Jan 01: One of the most sought-after and expensive red wines in the world, Le Pin is the original “garage” wine, so-called because it was made in the basement of a very plain farmhouse in Pomerol. Our guest writer Stuart George traces the history and how he is mesmerized by 1982, the most expensive and perhaps counterfeited vintage
The Le Pin property is so modest that it stops short of calling itself a “château” and is labeled simply “Le Pin”, named after a nearby pine tree. Le Pin inspired other “garagistes” on Bordeaux ’s Right Bank, such as La Mondotte, Château l’Hermitage, and Château Valandraud, but none has achieved the exceptional quality or price of Le Pin.
The Thienpont family are long-established Belgian wine merchants who also own Château Labégorce-Zédé in Margaux and other properties in the Côtes de Francs. More importantly, the family has owned Vieux-Château-Certan, which overlooks Le Pin, since 1924.
Jacques Thienpont, his father Marcel, and his uncle Gérard acquired Le Pin in 1979 for one million Francs (now equivalent to about €152,450 / INR13,701,848) from the widow Madame Laubie, who had always cultivated the 2.5-acre vineyard organically but sold the grapes as anonymous generic Pomerol.
By acquiring tiny adjoining plots of land, Jacques Thienpont has since doubled the size of Le Pin to five acres. The south-facing vineyards are on a well-drained slope of gravel and sand, planted mainly with Merlot and a small amount of Cabernet Franc.
With such miniscule vineyards, Le Pin produces just 5,000-6,000 bottles each year of super-concentrated, lush, sensual wine. As a point of comparison, Château Lafite Rothschild produces approximately 420,000-480,000 bottles annually. Even Le Pin’s Pomerol near-neighbour Pétrus manages about 30,000. The combination of extreme rarity and high international demand has created exalted prices – and counterfeits.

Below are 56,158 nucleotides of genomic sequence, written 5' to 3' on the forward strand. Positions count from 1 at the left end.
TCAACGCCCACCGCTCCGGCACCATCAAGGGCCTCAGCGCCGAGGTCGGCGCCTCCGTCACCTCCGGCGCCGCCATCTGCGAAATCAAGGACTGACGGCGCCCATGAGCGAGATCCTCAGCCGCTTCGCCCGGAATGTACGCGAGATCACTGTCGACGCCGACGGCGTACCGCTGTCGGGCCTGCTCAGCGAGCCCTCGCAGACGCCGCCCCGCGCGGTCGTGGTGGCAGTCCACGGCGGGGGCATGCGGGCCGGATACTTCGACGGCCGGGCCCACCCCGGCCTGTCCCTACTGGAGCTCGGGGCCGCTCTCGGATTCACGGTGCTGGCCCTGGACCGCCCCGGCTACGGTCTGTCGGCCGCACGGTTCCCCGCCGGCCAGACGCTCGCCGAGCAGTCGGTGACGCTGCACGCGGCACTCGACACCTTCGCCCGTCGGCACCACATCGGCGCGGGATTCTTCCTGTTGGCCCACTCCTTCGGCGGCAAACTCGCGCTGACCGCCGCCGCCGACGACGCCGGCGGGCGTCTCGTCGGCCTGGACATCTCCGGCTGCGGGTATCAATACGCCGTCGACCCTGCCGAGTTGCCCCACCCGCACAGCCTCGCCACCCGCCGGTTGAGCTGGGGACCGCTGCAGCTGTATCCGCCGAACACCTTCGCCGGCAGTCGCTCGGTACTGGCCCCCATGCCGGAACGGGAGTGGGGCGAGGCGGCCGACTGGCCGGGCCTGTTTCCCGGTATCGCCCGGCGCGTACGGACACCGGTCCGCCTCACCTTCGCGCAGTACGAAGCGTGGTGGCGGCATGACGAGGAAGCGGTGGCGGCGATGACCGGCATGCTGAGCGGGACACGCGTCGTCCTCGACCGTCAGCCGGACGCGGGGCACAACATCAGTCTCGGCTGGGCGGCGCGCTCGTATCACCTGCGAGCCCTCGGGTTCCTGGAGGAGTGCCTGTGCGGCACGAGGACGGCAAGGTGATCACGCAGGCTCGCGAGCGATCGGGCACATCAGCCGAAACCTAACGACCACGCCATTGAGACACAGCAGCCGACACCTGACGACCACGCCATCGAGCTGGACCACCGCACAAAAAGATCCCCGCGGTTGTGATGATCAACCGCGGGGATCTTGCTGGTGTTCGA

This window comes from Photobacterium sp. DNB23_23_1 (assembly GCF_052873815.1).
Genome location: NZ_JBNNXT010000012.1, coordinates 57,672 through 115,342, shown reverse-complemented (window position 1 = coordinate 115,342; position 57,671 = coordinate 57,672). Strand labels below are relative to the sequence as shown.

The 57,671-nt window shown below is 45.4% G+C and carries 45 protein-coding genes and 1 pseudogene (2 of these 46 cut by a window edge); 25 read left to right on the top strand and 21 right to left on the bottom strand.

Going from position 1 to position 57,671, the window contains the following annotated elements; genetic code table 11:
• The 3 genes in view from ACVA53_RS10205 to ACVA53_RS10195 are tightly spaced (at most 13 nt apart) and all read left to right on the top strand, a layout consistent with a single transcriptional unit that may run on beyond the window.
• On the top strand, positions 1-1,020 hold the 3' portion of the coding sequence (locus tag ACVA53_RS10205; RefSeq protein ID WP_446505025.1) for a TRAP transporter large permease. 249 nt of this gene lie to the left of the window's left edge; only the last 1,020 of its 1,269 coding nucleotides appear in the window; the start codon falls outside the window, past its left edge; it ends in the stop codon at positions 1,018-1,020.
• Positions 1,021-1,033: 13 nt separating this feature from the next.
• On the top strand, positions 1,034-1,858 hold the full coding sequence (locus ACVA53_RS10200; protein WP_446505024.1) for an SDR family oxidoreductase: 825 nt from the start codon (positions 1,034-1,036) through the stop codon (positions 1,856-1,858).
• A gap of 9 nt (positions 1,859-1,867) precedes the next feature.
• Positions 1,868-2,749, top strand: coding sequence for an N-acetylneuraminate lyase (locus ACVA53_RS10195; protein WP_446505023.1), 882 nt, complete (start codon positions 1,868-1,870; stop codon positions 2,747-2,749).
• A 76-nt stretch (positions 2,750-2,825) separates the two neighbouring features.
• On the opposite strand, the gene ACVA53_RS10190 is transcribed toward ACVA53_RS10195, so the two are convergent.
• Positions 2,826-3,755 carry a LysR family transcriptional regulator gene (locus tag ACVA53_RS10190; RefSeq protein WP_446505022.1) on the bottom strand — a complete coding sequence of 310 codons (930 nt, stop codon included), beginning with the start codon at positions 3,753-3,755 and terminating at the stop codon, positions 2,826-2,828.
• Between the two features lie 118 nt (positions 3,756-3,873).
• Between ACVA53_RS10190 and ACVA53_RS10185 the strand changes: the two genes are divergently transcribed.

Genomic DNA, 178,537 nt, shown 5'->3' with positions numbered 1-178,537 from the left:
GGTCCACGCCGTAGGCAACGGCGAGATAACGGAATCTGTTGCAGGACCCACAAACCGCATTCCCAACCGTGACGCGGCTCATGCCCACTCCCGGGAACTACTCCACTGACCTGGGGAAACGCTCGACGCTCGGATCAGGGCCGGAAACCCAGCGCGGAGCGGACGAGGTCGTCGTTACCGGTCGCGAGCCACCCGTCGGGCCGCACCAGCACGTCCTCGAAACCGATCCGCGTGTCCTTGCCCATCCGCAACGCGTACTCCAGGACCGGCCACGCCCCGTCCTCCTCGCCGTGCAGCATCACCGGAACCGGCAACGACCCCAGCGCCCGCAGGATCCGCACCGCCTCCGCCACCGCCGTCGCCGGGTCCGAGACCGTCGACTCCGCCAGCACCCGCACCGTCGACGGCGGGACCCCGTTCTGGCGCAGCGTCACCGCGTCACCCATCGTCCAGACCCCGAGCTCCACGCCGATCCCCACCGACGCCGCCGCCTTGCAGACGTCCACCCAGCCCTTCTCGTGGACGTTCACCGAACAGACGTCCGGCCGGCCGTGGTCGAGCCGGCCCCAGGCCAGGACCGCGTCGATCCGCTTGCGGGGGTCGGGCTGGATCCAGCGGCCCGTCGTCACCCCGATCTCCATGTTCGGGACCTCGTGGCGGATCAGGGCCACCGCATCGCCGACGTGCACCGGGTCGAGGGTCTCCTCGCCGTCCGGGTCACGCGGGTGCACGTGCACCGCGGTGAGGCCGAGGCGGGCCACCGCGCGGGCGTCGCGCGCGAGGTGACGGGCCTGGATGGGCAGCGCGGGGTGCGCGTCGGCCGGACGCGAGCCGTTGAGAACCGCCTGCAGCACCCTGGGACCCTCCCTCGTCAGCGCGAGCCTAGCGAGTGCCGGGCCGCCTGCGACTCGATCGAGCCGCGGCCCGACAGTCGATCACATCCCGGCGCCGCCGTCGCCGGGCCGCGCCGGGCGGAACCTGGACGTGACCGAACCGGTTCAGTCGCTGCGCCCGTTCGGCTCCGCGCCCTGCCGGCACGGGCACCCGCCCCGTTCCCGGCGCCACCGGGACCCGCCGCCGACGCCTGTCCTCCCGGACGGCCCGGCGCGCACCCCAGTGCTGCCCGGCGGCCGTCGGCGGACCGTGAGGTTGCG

Of Le Pin ’s vintages to date, the most celebrated and expensive is the 1982, which was only the fourth vintage since the Thienponts acquired the vineyard in 1979.
It is not uncommon for the label of a bottle of 1982 Le Pin to be very mottled and damp-stained. Apparently, this was because the labels of the ’ 82 were printed in a fairly basic (garagiste!) manner, using inexpensive paper and inks. The glue that was used to adhere the labels to the bottles was also rudimentary and caused the labels to stain so much, even with only a couple of years of storage in a cool, damp cellar.
The image of two bottles of Le Pin – 1998 on the left and 1982 on the right – comes from my friend Frank Ward, who tasted (drank!) these two bottles with my former colleague Andrew Jefford in December 2013.
In 1985, Frank purchased a 12-bottle case of 1982 Le Pin – at that time an unknown Pomerol estate – for about £180 / INR17,920. Now it would be worth about £144,000 (over INR 1.5 Cr). The case was stored from 1987 in Frank’s cellar at his home in Kent, England, which was built by smugglers in the 18th century.
The label of Frank’s 1982 Le Pin is very damp-stained and mottled from spending 26 years in a naturally cool, dark cellar – perfect conditions for ageing fine wine. The bottle with the very blackened label is 1982 Le Pin from a private cellar in Shropshire, England, and is the blackest Le Pin label that I ’ve seen.
The same effect is seen on labels of 1983 and 1984 Le Pin, though these more unassuming vintages are rarely seen. By 1985 the problem was apparent and the paper and glue of Le Pin labels was changed from that vintage.
Taste of 1982
What does 1982 Le Pin taste like?
Re-tasting the wine 16 hours after it was opened in December 2013, Frank Ward wrote that “The nose is broader and earthier, with distinct hints of plum jam, blackberry, saffron, and cigar box. Absolutely no oxidation, but the truffle element is less pronounced today. Now it ’s more chocolaty, with an almost meaty aspect. There ’s even a suggestion of Christmas pudding. This is full and glyceriny and markedly Merlot. An altogether delicious wine in the hedonistic mode."
But remember: If you ever see a bottle of 1982 Le Pin with a perfectly clean label then it is probably a counterfeit!
Stuart George is a Founder and Managing Director of Arden Fine Wines in Mayfair, London and deals with fine wines-editor
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